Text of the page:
One area of EU law which is developing rapidly is legislation to improve the circular economy. Anita Lloyd explains that there are a number of legislative proposals in the pipeline, but with the UK leaving the EU, what are the implications for these circular economy initiatives, and could there be opportunities for the UK to move ahead in any respects?
The EU Commission’s Action Plan Communication, called “Closing the Loop” which was launched in 2 December 2015 (replacing an earlier proposal). It sets out a wide range of planned measures and initiatives which together make up the Circular Economy Package.
At its core are four proposals for new waste-related Directives. These will amend the existing suite of Directives on waste, end of life vehicles, packaging waste, landfilling of waste, waste batteries, and waste electrical and electronic equipment. The package also includes communications and proposals on connected issues, notably the Plastics Strategy, and a communication on options to address the interface between chemical, product and waste legislation.
The proposals include significantly higher recycling rates and extended producer responsibility. The intention is to link end of life costs of specific products more closely to producer financial contributions, so that those who place products on the market that are more difficult or costly to recycle will need to contribute more to producer responsibility schemes.
The package also includes proposals which add some much-needed clarity to the definition of waste and associated concepts, such as end of waste and by-product, which can sometimes act as blocks to the reuse of materials. It is vital, for a circular economy to function well, to make the transition from a waste or a by-product to a ‘new’ product as clear and straightforward as possible.
Possible implications of Brexit
The new Directives are going through the final stages of the EU legislative process, and are due to be finalised and adopted in the next few months. The UK will then be required to transpose the Directives over the next two years. Given the transitional period that is due to apply post-Brexit, it seems that the UK will be obliged to give effect to these circular economy packages measures.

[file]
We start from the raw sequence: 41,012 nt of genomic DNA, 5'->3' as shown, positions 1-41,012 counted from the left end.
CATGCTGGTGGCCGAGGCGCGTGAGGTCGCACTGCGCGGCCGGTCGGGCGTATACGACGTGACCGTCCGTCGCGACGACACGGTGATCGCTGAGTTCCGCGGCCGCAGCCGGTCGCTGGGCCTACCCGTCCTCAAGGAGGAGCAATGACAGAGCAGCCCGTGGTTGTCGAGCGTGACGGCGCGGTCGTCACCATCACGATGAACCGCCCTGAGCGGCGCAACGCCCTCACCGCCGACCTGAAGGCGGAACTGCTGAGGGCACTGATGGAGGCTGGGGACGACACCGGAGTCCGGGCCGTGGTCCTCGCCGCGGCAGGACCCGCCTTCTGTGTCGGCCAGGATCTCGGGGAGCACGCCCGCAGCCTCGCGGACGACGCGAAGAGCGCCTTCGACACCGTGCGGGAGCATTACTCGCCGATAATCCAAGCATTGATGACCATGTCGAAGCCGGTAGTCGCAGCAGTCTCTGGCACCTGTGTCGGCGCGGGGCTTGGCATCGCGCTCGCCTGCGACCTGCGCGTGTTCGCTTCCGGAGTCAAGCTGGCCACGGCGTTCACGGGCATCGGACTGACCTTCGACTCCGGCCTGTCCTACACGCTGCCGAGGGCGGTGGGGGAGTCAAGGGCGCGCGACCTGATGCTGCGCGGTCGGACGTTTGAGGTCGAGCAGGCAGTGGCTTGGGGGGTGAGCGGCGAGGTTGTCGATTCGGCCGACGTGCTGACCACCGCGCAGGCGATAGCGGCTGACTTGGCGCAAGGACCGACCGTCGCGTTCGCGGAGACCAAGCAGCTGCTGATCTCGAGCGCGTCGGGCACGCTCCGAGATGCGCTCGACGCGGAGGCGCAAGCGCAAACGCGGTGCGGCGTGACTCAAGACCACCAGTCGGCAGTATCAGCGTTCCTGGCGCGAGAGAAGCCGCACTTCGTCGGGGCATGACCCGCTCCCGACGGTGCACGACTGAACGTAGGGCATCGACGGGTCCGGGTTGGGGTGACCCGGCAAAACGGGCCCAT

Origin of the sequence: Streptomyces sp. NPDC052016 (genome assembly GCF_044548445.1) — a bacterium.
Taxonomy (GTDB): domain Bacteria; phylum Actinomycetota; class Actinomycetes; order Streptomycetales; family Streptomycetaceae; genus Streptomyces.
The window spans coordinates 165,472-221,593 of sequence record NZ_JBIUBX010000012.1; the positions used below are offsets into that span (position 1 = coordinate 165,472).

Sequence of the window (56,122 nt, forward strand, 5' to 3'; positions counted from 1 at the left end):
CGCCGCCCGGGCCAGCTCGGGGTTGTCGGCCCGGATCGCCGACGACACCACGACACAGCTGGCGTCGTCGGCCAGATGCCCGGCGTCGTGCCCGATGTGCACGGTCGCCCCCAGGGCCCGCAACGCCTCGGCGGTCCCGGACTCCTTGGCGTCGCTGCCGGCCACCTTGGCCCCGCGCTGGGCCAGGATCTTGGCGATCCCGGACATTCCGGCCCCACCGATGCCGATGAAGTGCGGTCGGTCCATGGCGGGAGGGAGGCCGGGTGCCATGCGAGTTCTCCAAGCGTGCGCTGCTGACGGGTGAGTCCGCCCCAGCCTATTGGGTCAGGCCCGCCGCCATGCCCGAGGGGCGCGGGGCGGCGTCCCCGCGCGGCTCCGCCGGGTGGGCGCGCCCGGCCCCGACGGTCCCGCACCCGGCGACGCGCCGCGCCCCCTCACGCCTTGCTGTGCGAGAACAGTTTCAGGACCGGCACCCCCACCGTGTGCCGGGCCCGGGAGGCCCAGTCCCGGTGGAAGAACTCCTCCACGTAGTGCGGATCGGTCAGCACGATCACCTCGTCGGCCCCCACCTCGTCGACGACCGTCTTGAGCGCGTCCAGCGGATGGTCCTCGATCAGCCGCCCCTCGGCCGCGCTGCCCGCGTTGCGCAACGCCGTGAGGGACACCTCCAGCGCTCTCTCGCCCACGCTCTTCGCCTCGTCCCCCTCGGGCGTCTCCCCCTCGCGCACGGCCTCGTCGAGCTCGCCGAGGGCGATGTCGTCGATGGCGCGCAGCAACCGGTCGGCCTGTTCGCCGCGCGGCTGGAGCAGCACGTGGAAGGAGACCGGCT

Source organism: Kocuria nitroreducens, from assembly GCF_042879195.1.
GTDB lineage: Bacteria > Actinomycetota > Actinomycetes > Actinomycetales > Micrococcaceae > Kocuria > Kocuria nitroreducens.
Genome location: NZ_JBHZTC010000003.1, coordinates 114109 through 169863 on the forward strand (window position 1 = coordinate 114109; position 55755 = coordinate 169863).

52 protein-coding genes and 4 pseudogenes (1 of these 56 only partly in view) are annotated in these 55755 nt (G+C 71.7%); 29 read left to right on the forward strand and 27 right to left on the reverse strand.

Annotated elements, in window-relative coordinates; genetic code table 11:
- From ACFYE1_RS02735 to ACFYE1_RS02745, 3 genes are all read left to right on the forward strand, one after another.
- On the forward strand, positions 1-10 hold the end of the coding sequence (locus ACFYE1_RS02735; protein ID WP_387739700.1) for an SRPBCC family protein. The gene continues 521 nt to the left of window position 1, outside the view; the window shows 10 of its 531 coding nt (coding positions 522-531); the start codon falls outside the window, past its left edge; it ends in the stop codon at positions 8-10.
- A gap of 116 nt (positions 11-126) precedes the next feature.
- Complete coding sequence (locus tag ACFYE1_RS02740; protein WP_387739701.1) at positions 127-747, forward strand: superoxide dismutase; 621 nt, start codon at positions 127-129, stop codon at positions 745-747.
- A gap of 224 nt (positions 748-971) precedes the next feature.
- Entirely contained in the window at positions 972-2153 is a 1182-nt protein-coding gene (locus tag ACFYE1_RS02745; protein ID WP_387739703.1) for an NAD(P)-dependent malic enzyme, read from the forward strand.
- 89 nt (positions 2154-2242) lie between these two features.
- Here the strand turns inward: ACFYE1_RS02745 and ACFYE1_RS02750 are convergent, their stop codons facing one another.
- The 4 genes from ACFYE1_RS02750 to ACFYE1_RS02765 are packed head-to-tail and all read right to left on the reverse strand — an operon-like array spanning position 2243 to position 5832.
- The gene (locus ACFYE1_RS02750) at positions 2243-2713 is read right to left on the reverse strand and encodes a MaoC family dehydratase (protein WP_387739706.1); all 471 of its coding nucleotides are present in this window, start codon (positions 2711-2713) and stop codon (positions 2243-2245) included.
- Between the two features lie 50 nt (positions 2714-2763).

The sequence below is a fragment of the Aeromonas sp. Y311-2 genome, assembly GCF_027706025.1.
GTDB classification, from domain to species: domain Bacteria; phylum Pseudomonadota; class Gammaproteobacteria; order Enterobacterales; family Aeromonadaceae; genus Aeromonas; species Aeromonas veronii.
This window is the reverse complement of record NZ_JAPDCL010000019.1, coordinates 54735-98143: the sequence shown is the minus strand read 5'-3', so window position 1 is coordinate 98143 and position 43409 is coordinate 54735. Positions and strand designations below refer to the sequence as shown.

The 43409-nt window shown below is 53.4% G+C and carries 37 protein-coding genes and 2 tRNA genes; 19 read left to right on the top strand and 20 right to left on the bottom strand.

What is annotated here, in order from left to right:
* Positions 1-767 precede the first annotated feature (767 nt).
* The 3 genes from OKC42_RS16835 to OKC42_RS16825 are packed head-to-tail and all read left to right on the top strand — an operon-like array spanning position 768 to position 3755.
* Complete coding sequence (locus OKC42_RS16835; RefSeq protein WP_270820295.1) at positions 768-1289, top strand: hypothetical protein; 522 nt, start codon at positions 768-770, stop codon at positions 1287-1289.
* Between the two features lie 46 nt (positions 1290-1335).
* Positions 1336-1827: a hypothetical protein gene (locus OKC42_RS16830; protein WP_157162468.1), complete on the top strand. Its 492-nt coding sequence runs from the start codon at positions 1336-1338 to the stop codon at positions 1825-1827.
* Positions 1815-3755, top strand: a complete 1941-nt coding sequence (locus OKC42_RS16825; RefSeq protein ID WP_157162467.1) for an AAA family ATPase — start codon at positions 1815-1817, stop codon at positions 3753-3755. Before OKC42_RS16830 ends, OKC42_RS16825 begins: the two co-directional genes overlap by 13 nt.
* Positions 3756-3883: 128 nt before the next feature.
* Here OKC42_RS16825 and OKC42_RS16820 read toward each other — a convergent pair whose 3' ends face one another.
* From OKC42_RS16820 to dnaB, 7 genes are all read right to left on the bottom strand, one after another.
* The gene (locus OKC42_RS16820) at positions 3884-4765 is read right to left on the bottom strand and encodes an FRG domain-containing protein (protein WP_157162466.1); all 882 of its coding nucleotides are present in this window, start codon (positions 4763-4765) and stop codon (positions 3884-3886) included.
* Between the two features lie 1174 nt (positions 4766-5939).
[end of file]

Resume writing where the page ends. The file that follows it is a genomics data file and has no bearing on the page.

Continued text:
However, given that the UK is currently struggling with some of the existing recycling targets, it remains to be seen whether the UK government will change its approach thereafter. One suggestion that has been widely mooted is a move away from measuring recycling according to weight, which the UK has historically not supported.
The UK’s future policy direction has been outlined to some extent in Defra’s 25 year plan, such as the pledge to eliminate “avoidable” plastic waste by 2042. We expect further detail later this year, in the form of a Defra Resources and Waste Strategy and understand this will place strong emphasis on maximising the value from resources and minimising the impacts of end of life disposal.
The country is also having to deal with the ramifications of the Chinese import ban on recyclates, which is expected to have a major impact on the global market in waste materials. Whilst this ban could be a catalyst for the ‘reshoring’ of recycling activities to the UK and ultimately enhance the circularity of the economy within the UK, substantial investment in new recycling infrastructure is likely to be required.
The UK is setting itself out as a leader in the debate on resource efficiency and the circular economy, with some ambitious policy goals and statements. As ever, it remains to be seen whether those ambitions will ultimately be converted into binding legislative targets in due course.
Anita Lloyd is a Director in the Environmental, Safety & Health Practice, Squire Patton Boggs.